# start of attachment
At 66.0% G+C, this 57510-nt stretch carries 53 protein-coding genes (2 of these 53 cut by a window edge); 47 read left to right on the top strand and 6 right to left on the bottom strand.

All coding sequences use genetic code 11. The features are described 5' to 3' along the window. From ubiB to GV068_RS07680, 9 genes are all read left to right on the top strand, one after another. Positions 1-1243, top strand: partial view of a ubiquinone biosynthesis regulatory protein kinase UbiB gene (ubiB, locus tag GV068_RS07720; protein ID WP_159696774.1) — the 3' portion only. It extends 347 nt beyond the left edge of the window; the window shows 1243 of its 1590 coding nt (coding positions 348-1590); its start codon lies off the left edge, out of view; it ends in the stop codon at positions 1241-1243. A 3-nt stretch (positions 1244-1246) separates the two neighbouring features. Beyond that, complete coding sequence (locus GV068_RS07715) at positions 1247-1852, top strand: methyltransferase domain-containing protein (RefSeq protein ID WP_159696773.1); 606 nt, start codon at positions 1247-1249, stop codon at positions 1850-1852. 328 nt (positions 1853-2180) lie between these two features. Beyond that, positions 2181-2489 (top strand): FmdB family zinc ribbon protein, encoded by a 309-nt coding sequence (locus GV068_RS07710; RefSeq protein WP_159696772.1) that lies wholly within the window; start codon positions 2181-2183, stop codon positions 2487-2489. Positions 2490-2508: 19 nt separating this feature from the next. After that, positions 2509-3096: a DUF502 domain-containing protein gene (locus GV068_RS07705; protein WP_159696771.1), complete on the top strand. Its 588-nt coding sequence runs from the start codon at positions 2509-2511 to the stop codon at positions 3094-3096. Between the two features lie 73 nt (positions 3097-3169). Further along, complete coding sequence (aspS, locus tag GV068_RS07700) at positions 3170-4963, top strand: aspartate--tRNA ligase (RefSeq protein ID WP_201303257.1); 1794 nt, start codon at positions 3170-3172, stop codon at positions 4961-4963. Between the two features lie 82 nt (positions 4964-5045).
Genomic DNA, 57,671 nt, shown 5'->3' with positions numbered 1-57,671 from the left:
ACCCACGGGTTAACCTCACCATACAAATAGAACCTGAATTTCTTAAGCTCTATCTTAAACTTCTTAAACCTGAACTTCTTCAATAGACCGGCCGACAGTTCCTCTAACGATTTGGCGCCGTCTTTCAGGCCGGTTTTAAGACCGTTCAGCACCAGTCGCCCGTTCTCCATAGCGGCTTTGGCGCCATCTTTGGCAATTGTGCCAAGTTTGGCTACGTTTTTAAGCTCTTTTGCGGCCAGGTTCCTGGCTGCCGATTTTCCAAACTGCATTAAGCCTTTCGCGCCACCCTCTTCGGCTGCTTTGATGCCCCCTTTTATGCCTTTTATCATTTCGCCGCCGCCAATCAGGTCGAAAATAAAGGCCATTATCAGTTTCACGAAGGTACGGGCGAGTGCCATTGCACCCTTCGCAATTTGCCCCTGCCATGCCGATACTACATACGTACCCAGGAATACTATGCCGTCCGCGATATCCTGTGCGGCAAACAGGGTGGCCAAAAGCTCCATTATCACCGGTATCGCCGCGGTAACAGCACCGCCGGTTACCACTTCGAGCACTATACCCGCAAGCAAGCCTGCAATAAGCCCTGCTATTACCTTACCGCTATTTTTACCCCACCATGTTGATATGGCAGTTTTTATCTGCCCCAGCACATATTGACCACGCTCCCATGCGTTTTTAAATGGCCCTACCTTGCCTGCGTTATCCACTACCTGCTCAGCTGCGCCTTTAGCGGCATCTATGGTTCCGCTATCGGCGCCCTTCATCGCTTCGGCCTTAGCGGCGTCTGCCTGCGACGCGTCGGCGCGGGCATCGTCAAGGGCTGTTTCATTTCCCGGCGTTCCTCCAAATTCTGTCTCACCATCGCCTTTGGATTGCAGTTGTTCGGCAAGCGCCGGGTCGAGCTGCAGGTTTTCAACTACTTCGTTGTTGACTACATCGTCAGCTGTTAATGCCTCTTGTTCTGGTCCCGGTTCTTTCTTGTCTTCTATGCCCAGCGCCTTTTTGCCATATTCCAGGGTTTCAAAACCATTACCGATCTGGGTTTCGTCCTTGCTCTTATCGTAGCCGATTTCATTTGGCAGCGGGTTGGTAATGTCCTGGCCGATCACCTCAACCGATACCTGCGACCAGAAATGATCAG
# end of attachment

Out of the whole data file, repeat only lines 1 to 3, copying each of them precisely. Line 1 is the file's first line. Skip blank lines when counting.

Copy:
At 66.0% G+C, this 57510-nt stretch carries 53 protein-coding genes (2 of these 53 cut by a window edge); 47 read left to right on the top strand and 6 right to left on the bottom strand.

All coding sequences use genetic code 11. The features are described 5' to 3' along the window. From ubiB to GV068_RS07680, 9 genes are all read left to right on the top strand, one after another. Positions 1-1243, top strand: partial view of a ubiquinone biosynthesis regulatory protein kinase UbiB gene (ubiB, locus tag GV068_RS07720; protein ID WP_159696774.1) — the 3' portion only. It extends 347 nt beyond the left edge of the window; the window shows 1243 of its 1590 coding nt (coding positions 348-1590); its start codon lies off the left edge, out of view; it ends in the stop codon at positions 1241-1243. A 3-nt stretch (positions 1244-1246) separates the two neighbouring features. Beyond that, complete coding sequence (locus GV068_RS07715) at positions 1247-1852, top strand: methyltransferase domain-containing protein (RefSeq protein ID WP_159696773.1); 606 nt, start codon at positions 1247-1249, stop codon at positions 1850-1852. 328 nt (positions 1853-2180) lie between these two features. Beyond that, positions 2181-2489 (top strand): FmdB family zinc ribbon protein, encoded by a 309-nt coding sequence (locus GV068_RS07710; RefSeq protein WP_159696772.1) that lies wholly within the window; start codon positions 2181-2183, stop codon positions 2487-2489. Positions 2490-2508: 19 nt separating this feature from the next. After that, positions 2509-3096: a DUF502 domain-containing protein gene (locus GV068_RS07705; protein WP_159696771.1), complete on the top strand. Its 588-nt coding sequence runs from the start codon at positions 2509-2511 to the stop codon at positions 3094-3096. Between the two features lie 73 nt (positions 3097-3169). Further along, complete coding sequence (aspS, locus tag GV068_RS07700) at positions 3170-4963, top strand: aspartate--tRNA ligase (RefSeq protein ID WP_201303257.1); 1794 nt, start codon at positions 3170-3172, stop codon at positions 4961-4963. Between the two features lie 82 nt (positions 4964-5045).
Genomic DNA, 57,671 nt, shown 5'->3' with positions numbered 1-57,671 from the left: